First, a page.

Hauser Lake Fire Department Bell
Click the image to enlarge. The bell reads, “Hauser Lake Volunteer Fire Dept, Est 1952”

A Tradition of Community Service

The HLVFD now proudly displays
the beautiful cast bronze bell shown above, which serves as an ongoing symbol of the District’s committment to voluntary community service. It is rung to mark the beginning and end of ceremonies, meetings and other events. In the future, a recording of this bell’s beautiful ring will be posted here for you to hear.

Credits: The bell was purchased with funds from the HLFPD and HLFD Auxiliary. The District is grateful to Engineer Ken Birge for the idea and preliminary research. He and Captain Scott Weston built the hickory frame housing the bell. The pull is knotted and tied by Chief Larry Simms. The cloth cover (not shown) was made by Auxiliary member Rita Birge.

The District thanks Chips and Sparks Creations of Harpster, Idaho for the engraving.

History of the Hauser Lake Fire Department

By Chief Larry Simms

The Hauser Lake Fire Department was organized in 1952 by residents within the community to provide some means of fire protection for the area. The first fire station was a 20- by 14-foot brick building with an oil stove to keep water from freezing inside the station.

The department’s first truck was a 1934 Chevrolet truck with a 500-gallon tank and a small pump on the back. We still own that fire truck and it is displayed in area parades.

The original fire station was hit by a car, which made it unusable so a new pole building was built to serve as the fire station. Part of the project included a community room for groups like the Boy Scouts, 4-H and others to use. That building has had two additions since then to accommodate our growing needs.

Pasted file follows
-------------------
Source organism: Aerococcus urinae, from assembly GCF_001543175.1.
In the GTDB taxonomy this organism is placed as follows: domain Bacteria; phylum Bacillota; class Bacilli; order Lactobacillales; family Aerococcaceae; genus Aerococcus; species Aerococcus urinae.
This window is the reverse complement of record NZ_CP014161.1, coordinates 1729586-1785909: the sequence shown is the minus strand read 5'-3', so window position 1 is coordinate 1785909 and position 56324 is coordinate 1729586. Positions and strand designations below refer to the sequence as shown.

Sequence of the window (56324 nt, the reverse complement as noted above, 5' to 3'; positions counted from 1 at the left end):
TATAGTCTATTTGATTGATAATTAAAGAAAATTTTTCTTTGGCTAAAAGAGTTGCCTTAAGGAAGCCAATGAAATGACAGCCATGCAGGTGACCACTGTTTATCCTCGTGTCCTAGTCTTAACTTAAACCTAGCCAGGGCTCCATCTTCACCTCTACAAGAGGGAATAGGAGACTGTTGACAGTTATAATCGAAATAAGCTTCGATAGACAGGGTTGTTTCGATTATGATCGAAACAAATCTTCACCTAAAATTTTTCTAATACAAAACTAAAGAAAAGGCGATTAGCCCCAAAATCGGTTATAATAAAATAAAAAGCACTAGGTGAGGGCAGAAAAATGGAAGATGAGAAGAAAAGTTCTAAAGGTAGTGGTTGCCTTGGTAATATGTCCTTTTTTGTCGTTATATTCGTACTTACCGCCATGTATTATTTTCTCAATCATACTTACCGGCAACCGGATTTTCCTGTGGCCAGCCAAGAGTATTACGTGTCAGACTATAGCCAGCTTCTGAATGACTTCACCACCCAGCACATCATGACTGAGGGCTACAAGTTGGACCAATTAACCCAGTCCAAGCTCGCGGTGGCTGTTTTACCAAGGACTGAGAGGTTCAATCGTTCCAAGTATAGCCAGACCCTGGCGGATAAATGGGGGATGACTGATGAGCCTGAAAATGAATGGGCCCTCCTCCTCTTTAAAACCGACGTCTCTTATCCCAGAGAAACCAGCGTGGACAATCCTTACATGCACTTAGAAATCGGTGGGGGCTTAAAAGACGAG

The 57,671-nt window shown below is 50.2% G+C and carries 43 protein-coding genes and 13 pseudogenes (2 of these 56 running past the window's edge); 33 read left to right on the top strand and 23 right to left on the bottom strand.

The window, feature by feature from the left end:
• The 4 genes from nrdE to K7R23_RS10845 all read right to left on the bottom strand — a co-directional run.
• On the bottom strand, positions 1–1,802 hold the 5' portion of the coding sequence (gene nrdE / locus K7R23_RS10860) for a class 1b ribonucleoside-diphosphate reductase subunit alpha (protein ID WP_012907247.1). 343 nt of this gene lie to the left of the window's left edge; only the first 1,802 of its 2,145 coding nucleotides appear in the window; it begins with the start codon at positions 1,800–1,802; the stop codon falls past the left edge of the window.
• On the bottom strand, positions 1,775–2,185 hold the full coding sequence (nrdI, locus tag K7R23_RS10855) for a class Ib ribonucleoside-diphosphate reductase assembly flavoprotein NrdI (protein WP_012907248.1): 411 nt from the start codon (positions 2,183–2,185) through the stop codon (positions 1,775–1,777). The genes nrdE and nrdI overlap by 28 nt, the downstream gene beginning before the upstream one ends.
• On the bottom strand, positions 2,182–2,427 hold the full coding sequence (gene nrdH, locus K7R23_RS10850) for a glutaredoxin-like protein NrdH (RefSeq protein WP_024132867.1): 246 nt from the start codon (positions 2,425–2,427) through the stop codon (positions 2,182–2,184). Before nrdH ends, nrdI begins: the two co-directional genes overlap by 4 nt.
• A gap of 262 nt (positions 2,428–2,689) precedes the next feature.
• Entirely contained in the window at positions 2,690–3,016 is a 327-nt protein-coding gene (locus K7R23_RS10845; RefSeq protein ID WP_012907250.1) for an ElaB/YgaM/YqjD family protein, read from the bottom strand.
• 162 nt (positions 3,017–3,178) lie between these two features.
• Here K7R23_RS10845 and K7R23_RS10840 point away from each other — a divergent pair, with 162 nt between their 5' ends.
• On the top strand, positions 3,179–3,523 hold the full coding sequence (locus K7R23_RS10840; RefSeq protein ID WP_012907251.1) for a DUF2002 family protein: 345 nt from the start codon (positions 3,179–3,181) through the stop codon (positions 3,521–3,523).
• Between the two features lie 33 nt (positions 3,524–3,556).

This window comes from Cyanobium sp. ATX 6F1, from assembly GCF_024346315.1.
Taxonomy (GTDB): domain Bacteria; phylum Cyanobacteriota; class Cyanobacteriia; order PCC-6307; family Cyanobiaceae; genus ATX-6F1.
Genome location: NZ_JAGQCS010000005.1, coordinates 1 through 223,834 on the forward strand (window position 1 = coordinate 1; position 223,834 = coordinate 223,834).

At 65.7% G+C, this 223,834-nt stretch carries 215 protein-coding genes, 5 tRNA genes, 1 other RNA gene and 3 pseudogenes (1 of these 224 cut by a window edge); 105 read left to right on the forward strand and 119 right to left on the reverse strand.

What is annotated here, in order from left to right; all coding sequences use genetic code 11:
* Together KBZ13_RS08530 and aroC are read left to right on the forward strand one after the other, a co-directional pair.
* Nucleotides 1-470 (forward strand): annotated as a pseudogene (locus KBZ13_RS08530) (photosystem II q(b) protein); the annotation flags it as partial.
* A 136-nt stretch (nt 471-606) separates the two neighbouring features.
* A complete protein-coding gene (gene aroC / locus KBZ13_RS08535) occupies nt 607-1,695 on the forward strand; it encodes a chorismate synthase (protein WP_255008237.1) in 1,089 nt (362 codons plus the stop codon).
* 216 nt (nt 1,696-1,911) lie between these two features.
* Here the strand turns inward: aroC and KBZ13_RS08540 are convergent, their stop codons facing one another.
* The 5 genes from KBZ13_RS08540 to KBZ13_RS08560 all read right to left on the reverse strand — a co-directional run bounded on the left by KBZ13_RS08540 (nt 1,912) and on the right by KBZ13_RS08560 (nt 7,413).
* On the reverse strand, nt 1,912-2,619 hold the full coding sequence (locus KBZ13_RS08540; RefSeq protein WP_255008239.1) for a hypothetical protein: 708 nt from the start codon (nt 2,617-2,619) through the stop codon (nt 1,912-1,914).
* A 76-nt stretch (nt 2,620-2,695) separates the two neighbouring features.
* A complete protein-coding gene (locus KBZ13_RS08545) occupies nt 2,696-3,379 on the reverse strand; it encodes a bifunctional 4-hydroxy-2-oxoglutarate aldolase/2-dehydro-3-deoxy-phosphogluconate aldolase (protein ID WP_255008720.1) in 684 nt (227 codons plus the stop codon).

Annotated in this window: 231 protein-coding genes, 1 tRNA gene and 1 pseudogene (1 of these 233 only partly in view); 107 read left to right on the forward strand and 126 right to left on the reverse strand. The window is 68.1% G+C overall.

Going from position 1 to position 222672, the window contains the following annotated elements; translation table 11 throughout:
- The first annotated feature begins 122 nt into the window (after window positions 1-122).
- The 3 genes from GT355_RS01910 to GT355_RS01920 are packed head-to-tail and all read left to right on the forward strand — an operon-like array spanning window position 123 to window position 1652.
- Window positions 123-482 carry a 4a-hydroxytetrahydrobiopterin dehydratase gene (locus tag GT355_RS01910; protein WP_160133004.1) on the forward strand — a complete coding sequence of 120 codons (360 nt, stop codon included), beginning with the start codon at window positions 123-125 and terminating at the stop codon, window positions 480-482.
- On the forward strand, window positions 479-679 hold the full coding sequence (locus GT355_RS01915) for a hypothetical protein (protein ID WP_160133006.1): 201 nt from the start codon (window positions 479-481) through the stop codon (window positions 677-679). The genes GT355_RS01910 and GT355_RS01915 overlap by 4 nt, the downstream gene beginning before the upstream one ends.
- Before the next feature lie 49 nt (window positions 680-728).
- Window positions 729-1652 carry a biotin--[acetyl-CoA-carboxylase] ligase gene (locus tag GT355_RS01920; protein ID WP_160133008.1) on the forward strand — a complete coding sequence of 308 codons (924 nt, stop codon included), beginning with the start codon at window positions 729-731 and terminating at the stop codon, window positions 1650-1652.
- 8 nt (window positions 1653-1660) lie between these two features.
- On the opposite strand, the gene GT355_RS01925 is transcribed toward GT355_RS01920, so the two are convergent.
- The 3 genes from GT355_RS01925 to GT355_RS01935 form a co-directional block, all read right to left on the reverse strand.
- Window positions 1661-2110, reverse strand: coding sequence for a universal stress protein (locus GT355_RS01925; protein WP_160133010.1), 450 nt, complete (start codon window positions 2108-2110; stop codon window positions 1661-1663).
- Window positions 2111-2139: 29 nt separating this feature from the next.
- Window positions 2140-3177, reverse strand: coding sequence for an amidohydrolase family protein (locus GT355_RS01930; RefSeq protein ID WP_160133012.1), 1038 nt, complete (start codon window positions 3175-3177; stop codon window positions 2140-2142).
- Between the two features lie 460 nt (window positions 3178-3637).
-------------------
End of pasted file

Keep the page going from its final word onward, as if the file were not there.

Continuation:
In 1975 the Hauser Lake Fire Protection District was officially chartered as a taxing fire district by the state of Idaho. Our District covers approximately 20 square miles of a combination of residential, commercial and urban interface (forest land).

In the years since that first fire truck, we have purchased several vehicles and converted them to the fire service. We have had used utility and ex-military trucks that have been surplused by various government agencies and then modified by our members for use as fire trucks.

The first “true” fire engine we obtained was a 1952 American LaFrance pumper purchased by the Mobbs family and, after three tries, was eventually bought by the fire district. Our current fleet now consists of a 2009 type II ambulance used for medical calls; a 1966 military chassis converted to supply 2000 gal water with a pump; a 2009 Pumper/Tender; a 2001 compressed air foam brush truck; a 2006 Spartan pumper, purchased with a $245,000 grant from the Department of Homeland Security; a 1998 support vehilce; a fire boat obtained through cooperation with the Kootenai County Sheriff’s Department; and a 2001 command vehicle.

We currently respond to an average of 175 to 200 emergency calls per year providing emergency medical services, fire suppression, fire prevention, education, inspections, rescue and mutual aid to other departments in the county. Members of our department also participate in countywide emergency planning, coordination and response in the event of a major emergency.

Over the years the Hauser Lake Fire Protection District has been a leader in Kootenai County emergency services. For example, among our members we have one of the original ice rescue trainers in the state, Gary Mobbs, who is also a member of the sheriff dive rescue team. Also, the Neils family manufactures one of the leading gas powered ventilation fans used in firefighting and has several family members involved in the department. Many of our volunteers are leaders in their industries as well as providing training to other firefighters throughout the state.

Our volunteers have helped us to provide a professional service to the community at a very economical cost. In addition we have received over $1,500,000 in grants, for our department and the county, since 2000, helping to keep the tax burden to our residents as low as possible while providing a level of protection equivalent to communities many times our size in both population and budgets.